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While scientists were trying really hard to expand the fossil record, a young English girl was dedicated to searching through rocks on the beach. She was on the hunt for things she called ‘curiosities’ – unusually shaped bits of rock that she would sell to help support her poor family after her father died. Her name was Mary Anning. And while she didn’t know it at the time, she and her scruffy black and white dog Tray were about to be at the forefront of new dinosaur discoveries. They were about to change the way the world thought about our planet forever. Here are some facts about Mary Anning that you would love to know.
When was Mary Anning Born?
Mary was born in 1799, and she lived in a small seaside town called Lyme Regis in England. Over 200 million years ago, it was deep underwater, and so the area around her home had many ancient treasures buried within the rock. Just like her dad, Mary was a born adventurer. She often went fossil hunting after storms, because bits of the cliff would fall and expose new rocks for her to break open.
What did Mary Anning discover?
Have you ever seen a fossil? Maybe you’ve held one in your hands and touched your fingertips on the ridges imprinted into the rock. You can probably even recognize the beautiful swirled shape of an ammonite. Maybe you recognise the distinctive teeth of ancient dinosaurs. But for most of human history, we had no idea what created these strange rocks.
It’s hard to find dinosaur skeletons. Sometimes they’re so small you can easily miss them, and sometimes they’re so big they just look like any other rock on the beach. But it was even harder to find dinosaur skeletons when nobody knew what they were looking for. Can you imagine trying to complete a jigsaw without ever seeing the front of the box? That is what the world’s first paleontologists were doing. The more they found, the more they could understand what our planet looked like long before humans. But it wasn’t an easy task.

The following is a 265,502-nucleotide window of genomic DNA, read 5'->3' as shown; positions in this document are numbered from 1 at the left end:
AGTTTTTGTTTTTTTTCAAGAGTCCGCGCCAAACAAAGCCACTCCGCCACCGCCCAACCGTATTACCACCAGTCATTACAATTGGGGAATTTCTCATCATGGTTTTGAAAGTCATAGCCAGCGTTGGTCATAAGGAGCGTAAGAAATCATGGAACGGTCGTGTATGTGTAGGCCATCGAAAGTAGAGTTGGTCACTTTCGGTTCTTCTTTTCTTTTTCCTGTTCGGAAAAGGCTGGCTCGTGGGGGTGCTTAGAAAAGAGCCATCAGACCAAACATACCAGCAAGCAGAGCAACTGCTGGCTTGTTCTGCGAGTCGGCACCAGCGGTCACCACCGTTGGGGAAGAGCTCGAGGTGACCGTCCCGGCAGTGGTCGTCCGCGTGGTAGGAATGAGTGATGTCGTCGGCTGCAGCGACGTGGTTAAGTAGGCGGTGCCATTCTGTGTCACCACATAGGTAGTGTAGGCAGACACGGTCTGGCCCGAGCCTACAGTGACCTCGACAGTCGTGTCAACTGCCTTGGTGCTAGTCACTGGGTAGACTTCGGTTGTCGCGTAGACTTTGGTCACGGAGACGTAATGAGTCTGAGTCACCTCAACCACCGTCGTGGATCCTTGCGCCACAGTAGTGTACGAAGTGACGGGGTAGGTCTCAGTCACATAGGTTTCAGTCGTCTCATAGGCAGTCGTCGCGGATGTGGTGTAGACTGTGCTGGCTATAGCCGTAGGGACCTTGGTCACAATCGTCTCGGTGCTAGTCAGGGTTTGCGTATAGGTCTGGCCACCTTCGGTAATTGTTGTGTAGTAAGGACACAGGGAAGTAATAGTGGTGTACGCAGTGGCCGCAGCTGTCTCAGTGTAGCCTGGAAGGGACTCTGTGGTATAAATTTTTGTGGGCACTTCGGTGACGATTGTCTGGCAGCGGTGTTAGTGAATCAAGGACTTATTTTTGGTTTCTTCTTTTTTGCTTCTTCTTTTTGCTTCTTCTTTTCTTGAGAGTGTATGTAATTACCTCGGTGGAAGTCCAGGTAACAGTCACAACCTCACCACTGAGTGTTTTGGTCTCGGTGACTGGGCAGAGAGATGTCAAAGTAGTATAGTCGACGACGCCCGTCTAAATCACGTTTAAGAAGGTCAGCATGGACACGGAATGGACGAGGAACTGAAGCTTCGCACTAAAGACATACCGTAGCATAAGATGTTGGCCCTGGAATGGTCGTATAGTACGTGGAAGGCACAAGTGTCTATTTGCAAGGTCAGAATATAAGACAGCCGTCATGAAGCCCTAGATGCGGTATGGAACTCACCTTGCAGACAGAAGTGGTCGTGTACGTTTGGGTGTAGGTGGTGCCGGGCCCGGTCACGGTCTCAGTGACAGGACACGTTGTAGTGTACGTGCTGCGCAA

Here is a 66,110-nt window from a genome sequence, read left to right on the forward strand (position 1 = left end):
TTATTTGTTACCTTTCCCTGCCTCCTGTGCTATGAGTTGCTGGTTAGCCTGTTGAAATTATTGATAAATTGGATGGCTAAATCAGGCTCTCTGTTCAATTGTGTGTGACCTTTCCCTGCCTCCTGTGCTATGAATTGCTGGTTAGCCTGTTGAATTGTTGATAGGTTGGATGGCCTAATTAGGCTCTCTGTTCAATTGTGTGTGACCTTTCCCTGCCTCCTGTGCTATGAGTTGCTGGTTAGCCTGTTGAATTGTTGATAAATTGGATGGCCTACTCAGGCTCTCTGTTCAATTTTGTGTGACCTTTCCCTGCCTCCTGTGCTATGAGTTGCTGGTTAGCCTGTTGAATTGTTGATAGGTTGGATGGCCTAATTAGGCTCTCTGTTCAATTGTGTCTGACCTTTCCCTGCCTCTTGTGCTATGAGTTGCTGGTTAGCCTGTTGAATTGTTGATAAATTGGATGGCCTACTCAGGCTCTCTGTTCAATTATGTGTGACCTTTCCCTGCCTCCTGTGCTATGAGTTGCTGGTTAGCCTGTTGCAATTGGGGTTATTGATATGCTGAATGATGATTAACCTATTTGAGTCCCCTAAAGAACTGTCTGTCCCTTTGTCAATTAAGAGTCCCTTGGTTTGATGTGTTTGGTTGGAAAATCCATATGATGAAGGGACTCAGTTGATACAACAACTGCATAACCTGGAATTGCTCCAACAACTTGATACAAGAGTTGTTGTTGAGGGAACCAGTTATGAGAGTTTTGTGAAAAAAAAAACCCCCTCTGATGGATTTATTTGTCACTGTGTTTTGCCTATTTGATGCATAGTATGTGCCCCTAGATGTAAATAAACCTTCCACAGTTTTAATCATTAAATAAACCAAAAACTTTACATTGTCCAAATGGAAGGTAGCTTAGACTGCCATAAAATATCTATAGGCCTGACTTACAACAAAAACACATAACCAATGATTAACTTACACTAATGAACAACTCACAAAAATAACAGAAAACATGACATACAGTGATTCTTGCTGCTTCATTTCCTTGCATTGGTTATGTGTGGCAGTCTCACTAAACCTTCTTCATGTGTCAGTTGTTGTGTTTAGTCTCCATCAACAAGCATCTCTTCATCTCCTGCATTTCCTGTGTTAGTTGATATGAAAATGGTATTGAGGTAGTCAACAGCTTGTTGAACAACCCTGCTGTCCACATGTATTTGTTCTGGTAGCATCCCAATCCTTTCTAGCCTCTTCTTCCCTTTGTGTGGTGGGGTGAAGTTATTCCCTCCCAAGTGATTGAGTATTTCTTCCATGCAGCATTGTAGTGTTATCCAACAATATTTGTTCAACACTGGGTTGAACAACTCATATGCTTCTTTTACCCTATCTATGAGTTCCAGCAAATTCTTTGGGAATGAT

When she was just twelve years old, Mary discovered the first complete Ichthyosaur. It took her months and months to carefully chip away at the rock. But when she finally revealed the skeleton of the “fish-lizard,” the 10-meter-long creature created a sensation across the world! Until then, people had believed the planet wasn’t very old at all. But this discovery (and many others like it) started to show that the Earth had been home to life for millions of years. Then, in 1823 she discovered the Plesiosaurus, and then the Pterodactyl in 1828! She collected hundreds, maybe even thousands, of samples throughout her lifetime.
Why is Mary Anning and her discoveries so important to Paleontology?
Her love of fossils, and her scientific approach to their discovery and preparation, quickly inspired other people to become interested in the subject. Palaeontology became popular throughout England. But you won’t find many science papers with Mary’s name. Even though many scientists wrote about her work (including Charles Darwin!) and bought her fossils, they did not credit her work – because she was a woman. Even the Geological Society of London refused to let her become a member.
Today, Lyme Regis is still one of the best places to find fossils. And Mary Anning’s work is on display around the world, including at the Natural History Museum in London. Millions of visitors come to see the treasures in their glass cases, and they continue to inspire each new generation of palaeontologists. Mary Anning’s legacy continues as one of the greatest fossil hunters who ever lived.